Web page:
About dental anesthesia. How long does anesthesia last after a dental procedure?

Anesthesia is administrated before a dental procedure to decrease the level of pain in a specific area of the mouth, by blocking the nerves that transmit pain. Anesthesia numbs mouth tissues. The most used is local anesthesia, which means that the dentist will numb only a part of your mouth during dental work, by injecting medicine into your gum or inner cheek. This means you won’t go to sleep. Injectable anesthetics are used in procedures such as filling cavities, preparing teeth for crowns, root canals or treating gum disease.

Nowadays there are several medications available that make your dental visits more comfortable. Some drugs control pain, others help you relax, and other put you into a deep sleep during your dental treatment (general anesthesia). From time to time patients may be recommended general anesthesia in certain procedures more complicated (wisdom teeth extraction for example).

The first use of local dental anesthesia was discovered in 1884. An injection of cocaine was given to a patient for a root canal. In 1905 Procaine (Novocaine) was introduced and then all the local anesthetics. In recent years newer local anesthetics have been used instead of Novocaine, including Lidocaine, Articaine, Carbocaine, Septacaine.
For anxious or nervous  patients, your dentist may use moderate sedation for you. Sedation methods include inhalation (using nitrous oxide), that can be administrated during dental procedures.

The type and dose of anesthesia depends upon a lot of factors: the patient’s age, the type of your dental treatment, your overall health, history of allergies or your anxiety level.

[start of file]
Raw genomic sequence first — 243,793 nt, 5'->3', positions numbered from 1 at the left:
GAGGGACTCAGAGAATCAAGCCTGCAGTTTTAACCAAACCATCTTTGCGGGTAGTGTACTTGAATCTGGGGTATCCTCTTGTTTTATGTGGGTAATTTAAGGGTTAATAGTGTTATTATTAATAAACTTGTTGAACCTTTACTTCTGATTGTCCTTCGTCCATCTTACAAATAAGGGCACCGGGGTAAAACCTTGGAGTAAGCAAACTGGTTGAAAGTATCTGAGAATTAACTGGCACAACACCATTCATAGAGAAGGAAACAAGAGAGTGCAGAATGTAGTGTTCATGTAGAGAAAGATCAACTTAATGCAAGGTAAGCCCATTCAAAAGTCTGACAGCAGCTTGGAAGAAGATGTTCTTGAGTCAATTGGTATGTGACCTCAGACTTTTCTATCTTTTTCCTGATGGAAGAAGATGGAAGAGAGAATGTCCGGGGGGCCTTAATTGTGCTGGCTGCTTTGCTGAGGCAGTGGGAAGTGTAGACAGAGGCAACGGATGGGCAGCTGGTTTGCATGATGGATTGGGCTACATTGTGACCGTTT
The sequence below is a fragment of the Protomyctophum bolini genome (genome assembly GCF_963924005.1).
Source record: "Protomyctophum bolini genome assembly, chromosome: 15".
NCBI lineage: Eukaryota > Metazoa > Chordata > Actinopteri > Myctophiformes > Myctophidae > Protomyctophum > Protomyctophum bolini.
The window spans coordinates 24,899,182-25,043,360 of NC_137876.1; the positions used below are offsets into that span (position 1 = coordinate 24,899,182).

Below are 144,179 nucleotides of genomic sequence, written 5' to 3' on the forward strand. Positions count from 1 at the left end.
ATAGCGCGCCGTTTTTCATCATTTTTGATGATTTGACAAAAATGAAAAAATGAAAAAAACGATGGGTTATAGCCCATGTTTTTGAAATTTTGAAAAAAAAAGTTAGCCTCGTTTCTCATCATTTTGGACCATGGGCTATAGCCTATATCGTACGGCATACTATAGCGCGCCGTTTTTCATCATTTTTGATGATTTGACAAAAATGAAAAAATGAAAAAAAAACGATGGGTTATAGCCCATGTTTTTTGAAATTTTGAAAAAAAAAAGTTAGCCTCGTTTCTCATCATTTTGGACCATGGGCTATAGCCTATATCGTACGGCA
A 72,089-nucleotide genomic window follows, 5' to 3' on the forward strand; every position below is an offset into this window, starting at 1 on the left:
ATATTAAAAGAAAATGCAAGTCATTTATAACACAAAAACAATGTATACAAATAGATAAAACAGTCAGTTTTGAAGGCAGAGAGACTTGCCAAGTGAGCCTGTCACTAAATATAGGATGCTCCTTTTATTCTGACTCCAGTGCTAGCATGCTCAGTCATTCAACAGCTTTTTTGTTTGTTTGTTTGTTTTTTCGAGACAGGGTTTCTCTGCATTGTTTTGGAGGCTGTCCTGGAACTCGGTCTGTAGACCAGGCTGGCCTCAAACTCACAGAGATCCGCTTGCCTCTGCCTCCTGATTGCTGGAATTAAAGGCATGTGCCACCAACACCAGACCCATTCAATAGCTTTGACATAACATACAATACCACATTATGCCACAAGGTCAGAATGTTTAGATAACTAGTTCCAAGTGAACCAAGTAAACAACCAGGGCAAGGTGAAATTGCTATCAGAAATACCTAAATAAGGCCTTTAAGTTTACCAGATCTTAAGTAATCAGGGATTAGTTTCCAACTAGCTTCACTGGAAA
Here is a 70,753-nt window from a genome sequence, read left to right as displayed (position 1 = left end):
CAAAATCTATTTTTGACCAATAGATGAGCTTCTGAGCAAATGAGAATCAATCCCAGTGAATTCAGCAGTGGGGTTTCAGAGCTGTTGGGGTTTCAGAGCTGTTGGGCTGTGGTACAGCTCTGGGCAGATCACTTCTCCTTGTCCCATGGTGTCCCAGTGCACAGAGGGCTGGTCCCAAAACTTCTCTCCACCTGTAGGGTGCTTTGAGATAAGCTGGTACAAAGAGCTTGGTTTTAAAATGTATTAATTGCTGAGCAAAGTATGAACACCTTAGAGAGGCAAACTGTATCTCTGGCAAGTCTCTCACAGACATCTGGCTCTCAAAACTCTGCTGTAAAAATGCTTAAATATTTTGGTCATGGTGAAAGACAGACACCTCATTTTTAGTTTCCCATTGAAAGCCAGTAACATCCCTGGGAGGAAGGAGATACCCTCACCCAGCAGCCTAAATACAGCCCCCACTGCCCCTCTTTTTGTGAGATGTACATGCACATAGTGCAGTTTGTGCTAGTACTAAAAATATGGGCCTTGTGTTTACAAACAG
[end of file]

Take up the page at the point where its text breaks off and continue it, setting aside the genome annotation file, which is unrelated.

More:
After local anesthesia, numbness is a common side effect. It may last up to five hours after leaving the dental office, depending on the amount of local anesthesia used by your dentist. After your visit to your dentist, you may find it difficult to speak clearly or eat. Please be aware not to bite down on the numb area. You could hurt yourself without realizing it.

Side effects for local anesthesia are very rare. One possible side effect is hematoma (a blood-filed swelling). Most side effects are not caused by the local anesthetic, but by the anxiety associated to the injection. The most common reaction is fainting, followed by anxiety attack.

As a conclusion, your dentist will recommend you local anesthesia depend on the dental procedure you need. You do not have to be afraid because you won’t feel anything during the treatment, your mouth being numbed. For any issues related to local anesthesia, do not hesitate to call Dr. Arhri.

 

 

References:

https://www.medicalnewstoday.com/articles/321880.php
https://www.colgate.com/en-us/oral-health/procedures/anesthesia/local-anesthesia
https://www.mouthhealthy.org/en/az-topics/a/anesthesia-and-sedation
https://www.healthline.com/health/how-long-does-novocaine-last
https://healthfully.com/make-numbness-mouth-go-away-5770987.html
https://www.dentaleconomics.com/articles/print/volume-89/issue-3/features/the-story-of-local-anesthesia.html
https://www.rdhmag.com/articles/print/volume-20/issue-10/departments/medical-alert/adverse-reactions-to-local-anesthetics.html